By Colin Symons, CFA
There are two basic ways to invest in the market. You can either stick your finger in the air and invest however the wind is blowing or you can have a process, a lens through which to view a broader spectrum of factors to invest assets. It seems obvious to me which way makes the most sense, but almost any lens has weak spots.
Fund flow data from Bank of America, in the week ended Wednesday, March 13, had the largest weekly equity inflow since roughly a year ago, and the largest daily inflow since September 20, 2018. Why? I'd call it capitulation. People haven't been buying this market, it's been pretty straight up this year, and the quarter will be over in less than two weeks. If you've been cautious, you've been underperforming, so it's time to hit the gas pedal.
How does that tend to work? As you'd probably imagine, at least much of the time, that works out poorly. The last time we had as big a daily inflow, September 20, 2018, the market topped out, hitting the highs for the year. That big inflow week of about a year ago also saw selling. Buying what looks like capitulation has a poor record. The basic reason is that when even the bears have capitulated, there are no more marginal buyers. While my crystal ball, as usual, is broken, at the least I'd say we have high odds of seeing a market top of some duration around here.
We believe in having a process, rather than going the way the wind blows. Our process involves fundamentals and macro. We acknowledge that there are other factors, namely sentiment and technicals that also matter. The reason we don't emphasize them is that they can change very rapidly. Just as we saw last December, today's overbought and high greed can become tomorrow's oversold and high fear. That's fine, but we want a longer window than that.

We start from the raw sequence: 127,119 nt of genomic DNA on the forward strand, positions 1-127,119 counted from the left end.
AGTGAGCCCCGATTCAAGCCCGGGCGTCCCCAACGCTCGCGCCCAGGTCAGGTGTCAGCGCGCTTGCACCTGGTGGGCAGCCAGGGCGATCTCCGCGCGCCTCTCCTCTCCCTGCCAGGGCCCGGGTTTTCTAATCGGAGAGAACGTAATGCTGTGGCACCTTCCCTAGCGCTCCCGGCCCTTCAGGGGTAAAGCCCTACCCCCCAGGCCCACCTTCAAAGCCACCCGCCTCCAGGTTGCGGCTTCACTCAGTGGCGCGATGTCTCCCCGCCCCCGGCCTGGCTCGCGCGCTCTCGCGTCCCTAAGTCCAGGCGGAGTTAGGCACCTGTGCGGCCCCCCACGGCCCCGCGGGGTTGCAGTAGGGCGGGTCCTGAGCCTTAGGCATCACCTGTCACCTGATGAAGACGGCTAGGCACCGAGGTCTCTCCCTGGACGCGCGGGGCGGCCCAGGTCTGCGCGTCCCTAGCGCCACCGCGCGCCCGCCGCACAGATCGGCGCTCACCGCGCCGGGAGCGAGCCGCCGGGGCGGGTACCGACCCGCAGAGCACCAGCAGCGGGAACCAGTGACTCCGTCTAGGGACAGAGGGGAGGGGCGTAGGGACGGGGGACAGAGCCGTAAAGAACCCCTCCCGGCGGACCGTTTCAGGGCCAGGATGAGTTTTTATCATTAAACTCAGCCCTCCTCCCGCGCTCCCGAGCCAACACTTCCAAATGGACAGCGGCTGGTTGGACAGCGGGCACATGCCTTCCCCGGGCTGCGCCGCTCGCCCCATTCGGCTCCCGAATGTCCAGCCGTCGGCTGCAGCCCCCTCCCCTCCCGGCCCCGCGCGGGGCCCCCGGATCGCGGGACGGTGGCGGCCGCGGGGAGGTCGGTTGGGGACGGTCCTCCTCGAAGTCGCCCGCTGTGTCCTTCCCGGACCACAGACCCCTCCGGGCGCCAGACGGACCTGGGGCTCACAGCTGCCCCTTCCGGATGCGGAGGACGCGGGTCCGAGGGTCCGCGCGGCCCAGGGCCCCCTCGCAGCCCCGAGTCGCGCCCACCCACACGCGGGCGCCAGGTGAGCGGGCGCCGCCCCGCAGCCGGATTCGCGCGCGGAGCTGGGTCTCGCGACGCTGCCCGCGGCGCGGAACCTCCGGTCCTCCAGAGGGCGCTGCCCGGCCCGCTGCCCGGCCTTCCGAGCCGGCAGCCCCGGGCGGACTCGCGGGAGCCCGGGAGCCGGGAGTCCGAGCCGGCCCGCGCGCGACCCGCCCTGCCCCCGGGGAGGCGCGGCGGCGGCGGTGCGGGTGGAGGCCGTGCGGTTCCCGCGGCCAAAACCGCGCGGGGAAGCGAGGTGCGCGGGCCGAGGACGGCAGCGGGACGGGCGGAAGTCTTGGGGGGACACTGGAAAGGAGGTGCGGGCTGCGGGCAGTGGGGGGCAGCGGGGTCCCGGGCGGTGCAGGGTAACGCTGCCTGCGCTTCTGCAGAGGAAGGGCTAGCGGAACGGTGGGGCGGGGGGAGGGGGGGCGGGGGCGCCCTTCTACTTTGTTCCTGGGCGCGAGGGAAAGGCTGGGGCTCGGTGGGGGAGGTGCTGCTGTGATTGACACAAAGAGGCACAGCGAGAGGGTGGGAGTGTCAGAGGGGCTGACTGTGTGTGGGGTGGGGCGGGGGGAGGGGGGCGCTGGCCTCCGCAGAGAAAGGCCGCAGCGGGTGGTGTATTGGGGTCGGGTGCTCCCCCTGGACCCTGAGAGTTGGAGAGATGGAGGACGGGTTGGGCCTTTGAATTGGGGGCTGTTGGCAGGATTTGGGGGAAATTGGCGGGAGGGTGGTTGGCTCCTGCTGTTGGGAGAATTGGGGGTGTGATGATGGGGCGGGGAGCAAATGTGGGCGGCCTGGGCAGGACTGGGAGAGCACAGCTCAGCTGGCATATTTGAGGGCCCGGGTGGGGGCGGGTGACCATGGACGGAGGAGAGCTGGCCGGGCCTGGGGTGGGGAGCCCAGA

Macro and fundamentals are painting an ugly picture right now. They have worked over time for us in the past, so should we get frustrated, panic, throw our lens out and capitulate? I sure wouldn't. Our lens was saying the same basic thing in early 2000 and late 2007, despite the strong move up in markets. What would have happened if we had capitulated then?
Earnings estimates have been coming down hard, and growth looks to slow sharply. Economic growth is clearly slowing down for the first time in years. In the past that has mattered. We either have to decide that this time is different, or we should stick with our lens. We are sticking with our lens.
I also have to wonder, doesn't anybody else remember that the Fed was supposed to save us in 2000 and 2008 as well? I remember TheStreet.com joking in 2001 that people seemed to think that by cutting rates, the Fed was effectively buying Cisco (CSCO) routers. I'd argue the Fed did kind of save the market by guaranteeing commercial paper in 2008, if nothing else, but there was a lot of pain between the top and the bottom.
There are a lot of people who seem to be investing by just going with the wind right now. I strongly recommend you not be one of them. There’s probably a storm coming the other way shortly.
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